A surefire way of annoying people is making them wait for money. That can lead to ruined friendships, strained family relations and countless arguments and frustrations. Financial institutions (FIs) and the corporate clients they serve are figuring out ways to avoid those dangers when it comes to business, and working with payment service providers to speed up disbursements to consumers.
Ingo Money and KeyBank just announced such a partnership, one designed to provide KeyBank business clients with real-time disbursements and the ability to give end customers choice in how they receive payments. Ingo Money can deliver funds to more than 4.5 billion debit, credit, prepaid and online wallet accounts, along with cash-out locations.
Drew Edwards, Ingo Money CEO, and Matt Miller, head of Product & Innovation of Enterprise Commercial Payments at KeyBank, recently sat for a PYMNTS interview to discuss the need for such a service and what is involved in making it work.
On the higher level, quicker disbursements that consumers can instantly access in accounts of their choosing “[bridge] the smokestack economy and the digital experience,” Edwards said. Giving business clients the ability to pay anyone in an instant and into any account they choose, Miller said, will go a long way in determining the winners in the disbursement space going forward — the FIs that will stand apart from the pack.
Payments And Disbursements Landscape
According to the latest PYMNTS Disbursement Satisfaction Index, consumers are unhappy with paper checks. More than half of respondents (53.7 percent) named direct deposit as their preferred disbursement method for recurring payments, with instant payments coming in as the second most popular method (22.4 percent).
When it comes to disbursements, customers want convenience, certainty and choice, the Index found. Statistics from the Index back up those points. Among the most important factors for consumers receiving disbursements are funds that cannot be stolen (83.6 percent), immediate access to funds (73.7 percent), the security of financial data involved in the disbursement (84.9 percent), and the fact that the payment is fast (75.1 percent).
The Index also found that 65.1 percent of consumers still receive payments from insurance companies via check, yet only 7.4 percent prefer getting paid by check. That compares to 8.8 percent who prefer getting paid by cash, 53.7 percent who prefer getting paid via direct deposit and 22.4 percent who prefer instant payments.
Consumers of all types are increasingly demanding an instant payments experience that does not require checks, Miller said. That demand was one of the forces behind the launch of Snapsheet Transactions earlier this year, described by the FI as “a multi-channel payment platform for insurance carriers, which will include the Ingo push payment platform.” KeyBank worked with insurance claims services and technology provider Snapsheet on that product.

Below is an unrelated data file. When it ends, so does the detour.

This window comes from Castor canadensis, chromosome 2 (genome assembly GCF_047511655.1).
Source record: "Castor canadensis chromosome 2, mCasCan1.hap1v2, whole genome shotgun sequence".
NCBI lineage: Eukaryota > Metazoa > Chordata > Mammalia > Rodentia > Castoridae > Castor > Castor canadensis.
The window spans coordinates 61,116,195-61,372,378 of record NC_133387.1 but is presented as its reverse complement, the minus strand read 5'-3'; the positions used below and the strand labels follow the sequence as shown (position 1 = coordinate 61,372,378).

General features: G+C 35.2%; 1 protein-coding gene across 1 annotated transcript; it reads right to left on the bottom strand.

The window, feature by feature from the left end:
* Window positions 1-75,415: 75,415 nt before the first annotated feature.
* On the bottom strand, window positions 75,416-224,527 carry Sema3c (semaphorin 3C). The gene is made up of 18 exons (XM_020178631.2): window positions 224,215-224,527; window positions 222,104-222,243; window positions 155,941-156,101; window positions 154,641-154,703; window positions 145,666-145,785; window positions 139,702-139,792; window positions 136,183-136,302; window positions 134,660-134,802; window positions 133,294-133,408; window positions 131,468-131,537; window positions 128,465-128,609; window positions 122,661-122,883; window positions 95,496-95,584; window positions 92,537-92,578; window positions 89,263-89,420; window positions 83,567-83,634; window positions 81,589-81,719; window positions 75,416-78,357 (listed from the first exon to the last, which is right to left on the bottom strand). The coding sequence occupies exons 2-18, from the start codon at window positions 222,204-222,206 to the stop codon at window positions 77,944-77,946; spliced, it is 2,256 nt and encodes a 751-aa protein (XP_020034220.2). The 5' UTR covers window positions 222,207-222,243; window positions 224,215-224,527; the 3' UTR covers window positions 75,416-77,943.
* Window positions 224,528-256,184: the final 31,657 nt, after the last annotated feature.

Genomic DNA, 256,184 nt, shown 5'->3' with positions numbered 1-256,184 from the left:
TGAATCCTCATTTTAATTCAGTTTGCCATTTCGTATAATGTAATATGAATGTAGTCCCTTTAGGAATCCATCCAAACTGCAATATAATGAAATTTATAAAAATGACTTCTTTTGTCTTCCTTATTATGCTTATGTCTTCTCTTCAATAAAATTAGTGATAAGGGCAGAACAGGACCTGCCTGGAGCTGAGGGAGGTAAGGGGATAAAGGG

The idea behind speedy disbursements is not only to push out payments as quickly as possible to consumers, but to enable them to receive those funds via a payment method of their choice. The technology that Ingo brings enables real-time digital disbursements from companies to customers. Ingo said it can reach 4.5 billion customer accounts that include prepaid, debit and credit cards, Amazon and PayPal, and other payment methods.
Ingo’s experience in “serving other large institutions,” and its ability to “settle across all the networks,” played a role in KeyBank choosing that company for its quick disbursement plans, Miller said during the interview. He noted that it would have taken “quite a while” for the financial institution to build its own such service without working with another company, a probable lesson for other banks considering similar programs.
The goal is to reduce the need for corporate clients to send checks or rely on ACH deposits — both of which can be relatively expensive — when sending funds to insurance customers, employees or other types of consumers. Instead, the funds go into customer accounts, where the money is immediately available to recipients.
“A debit card is in everyone’s wallet,” Miller said in describing the appeal of getting those funds to consumers in a speedy fashion.
Replacing those manual and paper systems with a digital process reduces operating costs for corporate clients who use the service, and eliminates the “delays and risks that come with check deposit,” Miller said. “It has to be as frictionless as possible.”
There is little doubt of customer demand for quicker disbursements, Miller said. The insurance carriers that KeyBank works with regularly hear from their clients about the frustrations of slow payments — hardly a surprise, given that those funds might be earmarked for vital home or automotive repairs so the head of the household can make it to work on time.
“Those (insurance) clients say, ‘You can take my payment electronically exactly when it’s due, but I need to wait seven to 10 days to receive a check in the mail,'” Miller said.
Offering quick and easy access to payments would seem to have little downside, especially when done in a manner designed to efficiently scale, which saves a bank hassle and enables it to focus on other areas, Edwards said. An instant disbursement product can help an FI with “customer acquisition and existing customer retention,” he noted.
These types of quick disbursements remain in the early stages of development, and are part of the larger B2B trend of moving away from analog processes in favor of digital. It is unlikely that too many consumers are going to complain about having access to more money in shorter periods of time, but the coming months and years should provide more clarity about what works best when it comes to instant payments.